Recently, deep networks have found many uses in medical image analysis. Their natural ability to learn complex functions makes them ideal for more complex computer-aided tasks such as automatic segmentation [14] and landmark detection [15]. In this paper, we propose an automated approach that rely on deep networks to generate a patient-specific landmark-based anatomy representation directly from 3D cardiac MRI, hence, negating any need for manual pre-processing and segmentation. However, a deep network cannot be viably trained with limited training samples —a typical situation in this application and in many similar medical imaging applications. To mitigate this problem, we propose a novel data augmentation scheme that generates more statistically feasible data, and hence enable training the deep network while reducing the associated risk of overfitting. We compare the efficacy of the proposed method with the state-of-the-art correspondence-based shape modeling, which requires segmentation and correspondence optimization, in terms of correspondence-level error and difference in AF recurrence prediction. Results show statistical equivalence. As the proposed method is based on learning shape descriptors from images, hence, the method has been leveraged for automatic LA segmentation with promising results.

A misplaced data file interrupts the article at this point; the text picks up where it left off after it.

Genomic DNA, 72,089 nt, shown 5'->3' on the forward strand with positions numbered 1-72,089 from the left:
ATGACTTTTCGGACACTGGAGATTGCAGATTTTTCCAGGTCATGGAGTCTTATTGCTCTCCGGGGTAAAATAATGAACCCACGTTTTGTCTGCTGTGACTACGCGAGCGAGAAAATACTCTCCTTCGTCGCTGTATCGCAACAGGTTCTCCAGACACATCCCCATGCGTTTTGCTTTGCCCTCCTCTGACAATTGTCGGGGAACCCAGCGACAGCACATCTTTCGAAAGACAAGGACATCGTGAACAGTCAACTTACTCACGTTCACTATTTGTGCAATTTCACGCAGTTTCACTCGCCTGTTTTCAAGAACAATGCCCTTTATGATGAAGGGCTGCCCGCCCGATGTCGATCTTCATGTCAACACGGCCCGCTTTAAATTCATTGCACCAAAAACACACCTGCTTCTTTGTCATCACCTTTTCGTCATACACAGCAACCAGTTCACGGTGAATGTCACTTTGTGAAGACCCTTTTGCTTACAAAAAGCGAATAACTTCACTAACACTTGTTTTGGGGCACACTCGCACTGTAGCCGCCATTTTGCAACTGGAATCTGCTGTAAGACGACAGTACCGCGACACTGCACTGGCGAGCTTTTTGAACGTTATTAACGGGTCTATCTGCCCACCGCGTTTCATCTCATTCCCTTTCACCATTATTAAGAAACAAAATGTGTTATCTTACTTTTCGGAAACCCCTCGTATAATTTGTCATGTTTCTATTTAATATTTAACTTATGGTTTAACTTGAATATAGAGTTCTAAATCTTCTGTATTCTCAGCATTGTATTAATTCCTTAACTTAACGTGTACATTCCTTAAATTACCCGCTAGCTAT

## 2 Methods

Figure 2 shows the workflow of the proposed method, as compared to the standard workflow, including model training and the usage of the trained network for new images.

Data augmentation:
We use a population of 207 MRI scans of LA of AF patients (original data), and these are not enough to train a deep network with, given the high dimensionality of such images (and their respective LA shapes).
We propose the following data augmentation scheme. We first compute the PDM of the original data using *ShapeWorks* [11]

software. Then, we perform principal components analysis (PCA) on the original data, which reduces the dimension of each sample from thousands of 3D points to 15 PCA loadings (dominant modes that capture 95% of shape variability). This PCA subspace represents a multivariate Gaussian that describes the shape variations in the given population. Further, this subspace parameterizes the data distribution, enabling generating thousands

shape samples that respect the population-level statistics. To obtain the corresponding MRI image of a generated shape sample, we find the nearest neighbor to the generated sample from the original data and use the correspondences as landmarks, to perform thin plate spline (TPS) warp [16]. The LA structure exhibits a natural clustering in the*shape space*due to the variability of pulmonary veins arrangements [17]